"This vigorous, inventive work will surely fire up readers' neurons."— Starred Review, Publisher's Weekly
For fans of Etgar Keret, a debut collection that fuses the humor of everyday life in Israel with technology's challenges and the latest discoveries about the human brain.
At once compassionate, philosophical, and humorous, Jerusalem Beach is a foray into the human condition in all its contradictions. Through a series of snapshots of contemporary life in Israel, Gefen reveals a world that’s a step from the familiar.
A man’s grandfather joins an army platoon of geriatrics looking for purpose in old age. A scheming tech start-up exposes the dire consequences of ambition in trying to share human memories. An elderly couple searches for a beach that doesn’t exist. And, a boy mourns his brother’s death in an attempt to catch time like flies in his fist.
Entirely heartfelt and infused with pathos, Jerusalem Beach is an exploration of both technology and the brain. Whether ruminating on the stakes of familial love or pitching the reader headlong into the absurdity of success and failure, Gefen leaves the reader intrigued throughout.
About the Author
Iddo Gefen was born in 1992 in Israel and currently resides in Tel Aviv. He works in neurocognitive research at the The Immersive Media & Cognition Group in Sagol Brain Institute, Sourasky Medical Center and Tel Aviv University, exploring how storytelling can improve our understanding of the human mind. Iddo leads an innovative study to diagnose aspects of Parkinson's disease using storytelling and augmented reality. Jerusalem Beach is his debut collection, and recipient of the Israeli Minister of Culture Award (2017); Iddo won the National Library of Israel “Pardes” Scholarship for young writers (2019). His debut novel, Mrs. Lilienblum's Cloud Factory, will be published by Astra House in 2022.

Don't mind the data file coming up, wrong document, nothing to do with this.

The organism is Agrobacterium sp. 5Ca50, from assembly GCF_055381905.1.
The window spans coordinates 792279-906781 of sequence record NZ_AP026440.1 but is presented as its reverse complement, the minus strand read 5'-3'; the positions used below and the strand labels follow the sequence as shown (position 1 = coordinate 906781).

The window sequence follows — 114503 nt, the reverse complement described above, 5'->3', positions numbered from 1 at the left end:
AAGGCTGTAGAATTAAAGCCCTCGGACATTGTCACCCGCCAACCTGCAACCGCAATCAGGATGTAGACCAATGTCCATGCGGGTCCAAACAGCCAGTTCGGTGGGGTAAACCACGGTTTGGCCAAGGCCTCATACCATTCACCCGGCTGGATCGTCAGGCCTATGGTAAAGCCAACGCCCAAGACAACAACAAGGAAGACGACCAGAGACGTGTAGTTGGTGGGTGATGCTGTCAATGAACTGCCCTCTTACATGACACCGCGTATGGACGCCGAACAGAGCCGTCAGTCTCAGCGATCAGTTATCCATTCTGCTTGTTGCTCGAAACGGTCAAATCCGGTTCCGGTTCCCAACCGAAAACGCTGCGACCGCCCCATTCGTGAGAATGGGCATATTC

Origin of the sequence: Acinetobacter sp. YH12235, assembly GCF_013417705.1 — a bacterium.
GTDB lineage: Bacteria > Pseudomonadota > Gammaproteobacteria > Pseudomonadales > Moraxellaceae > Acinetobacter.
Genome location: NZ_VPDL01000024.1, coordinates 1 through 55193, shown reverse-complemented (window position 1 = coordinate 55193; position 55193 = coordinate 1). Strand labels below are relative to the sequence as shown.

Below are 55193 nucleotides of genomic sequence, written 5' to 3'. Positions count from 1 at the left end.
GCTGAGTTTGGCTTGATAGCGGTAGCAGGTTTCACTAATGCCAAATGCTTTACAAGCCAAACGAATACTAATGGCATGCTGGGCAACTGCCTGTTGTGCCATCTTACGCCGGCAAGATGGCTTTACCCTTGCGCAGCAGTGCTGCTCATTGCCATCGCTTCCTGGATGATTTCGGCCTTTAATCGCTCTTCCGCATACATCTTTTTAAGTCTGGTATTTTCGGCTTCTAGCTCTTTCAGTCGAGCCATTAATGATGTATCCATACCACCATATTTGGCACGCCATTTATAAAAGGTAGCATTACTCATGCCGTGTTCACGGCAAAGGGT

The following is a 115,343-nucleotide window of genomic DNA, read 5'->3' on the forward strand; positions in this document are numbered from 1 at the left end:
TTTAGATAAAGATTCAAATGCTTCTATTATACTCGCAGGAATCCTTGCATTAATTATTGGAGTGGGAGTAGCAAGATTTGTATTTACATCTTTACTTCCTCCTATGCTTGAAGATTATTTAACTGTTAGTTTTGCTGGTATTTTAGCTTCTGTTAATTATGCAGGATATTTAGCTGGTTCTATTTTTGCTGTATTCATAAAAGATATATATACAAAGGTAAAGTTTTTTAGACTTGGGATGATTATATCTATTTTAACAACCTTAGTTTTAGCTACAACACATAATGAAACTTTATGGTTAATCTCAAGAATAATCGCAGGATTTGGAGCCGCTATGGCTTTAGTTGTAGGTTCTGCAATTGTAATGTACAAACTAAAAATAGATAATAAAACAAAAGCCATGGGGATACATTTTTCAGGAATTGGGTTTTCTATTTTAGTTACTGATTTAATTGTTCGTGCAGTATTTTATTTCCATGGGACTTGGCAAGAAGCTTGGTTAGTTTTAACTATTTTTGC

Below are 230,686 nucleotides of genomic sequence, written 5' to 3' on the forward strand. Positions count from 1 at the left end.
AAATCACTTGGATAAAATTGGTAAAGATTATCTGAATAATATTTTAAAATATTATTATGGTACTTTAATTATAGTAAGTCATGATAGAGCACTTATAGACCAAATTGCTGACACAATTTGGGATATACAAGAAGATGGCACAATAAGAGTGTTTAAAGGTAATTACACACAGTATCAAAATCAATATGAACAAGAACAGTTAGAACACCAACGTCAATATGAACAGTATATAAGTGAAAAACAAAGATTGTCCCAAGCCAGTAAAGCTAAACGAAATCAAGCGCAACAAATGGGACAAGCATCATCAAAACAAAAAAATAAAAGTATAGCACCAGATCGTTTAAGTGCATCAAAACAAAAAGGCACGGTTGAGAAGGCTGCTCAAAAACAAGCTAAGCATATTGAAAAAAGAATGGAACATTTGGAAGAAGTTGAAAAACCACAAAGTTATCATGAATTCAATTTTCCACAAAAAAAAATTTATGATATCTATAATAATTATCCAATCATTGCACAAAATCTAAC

"This vigorous, inventive work will surely fire up readers' neurons." — Starred Review, Publisher's Weekly “[Gefen's] philosophical concerns and ability to combine humor with grim resignation to the conditions of everyday life in Israel recall Etgar Keret.” — Kirkus Reviews
"Gefen makes imagined destinations as tangible as Tel Aviv, the Negev desert or Hadera. His characters and backdrops demonstrate the breadth of a people and a country and will make readers eager to see what he does next." — Shelf Awareness
"The stories in Iddo Gefen's Jerusalem Beach are a series of original and, many times truly inspiring, attempts to seek and find humanity and tenderness at the least predictable places." — Etgar Keret, author of Fly Already
“Jerusalem Beach accomplishes the impossible—at once playful and wrenching, surprising and organic, these stories are instant classics, if classics could somehow come from the future. Gefen’s is a once-in-a-generation voice.” — Shelly Oria, author of New York 1, Tel Aviv 0
“Ironic, stirring, funny and exhilarating, Jerusalem Beach is a brilliant debut, and Gefen may be the best Israeli short story writer since Etgar Keret.” — Ayelet Gundar-Goshen, author of Waking Lions
"Sad and funny and full of wisdom and truth." — Amos Oz, author of A Tale of Love and Darkness
“Jerusalem Beach signals the confidence and the probing talent of a mature writer, confident in his craft, who knows how to control a complicated storyline with an unexpected, enjoyable twist, while creating distinct characters that speak in many unique voices.” — Arianne Melamed, Haaretz
“Iddo Gefen is the voice of his generation. But he’s also a voice that’s somewhat wiser than his generation; one that observes from the sidelines, or rather, from the perspective of an eighty-year-old grandfather...[Jerusalem Beach] is a fresh, imaginative and bold debut.” — Eshkol Nevo, author of Three Floors Up
“A few of the precise and often startling stories in Iddo Gefen’s excellent debut collection may remind some readers of Etgar Keret’s whimsical approach to life’s absurdities, but Gefen’s voice is assuredly unique among younger Israeli writers whose short stories often seem to contain the deep emotional complexities of entire novels. [...] Gefen proves adept at taking readers into very dark places while offering quiet notes of compassion and consolation.” — Ranen Omer-Sherman, Jewish Book Council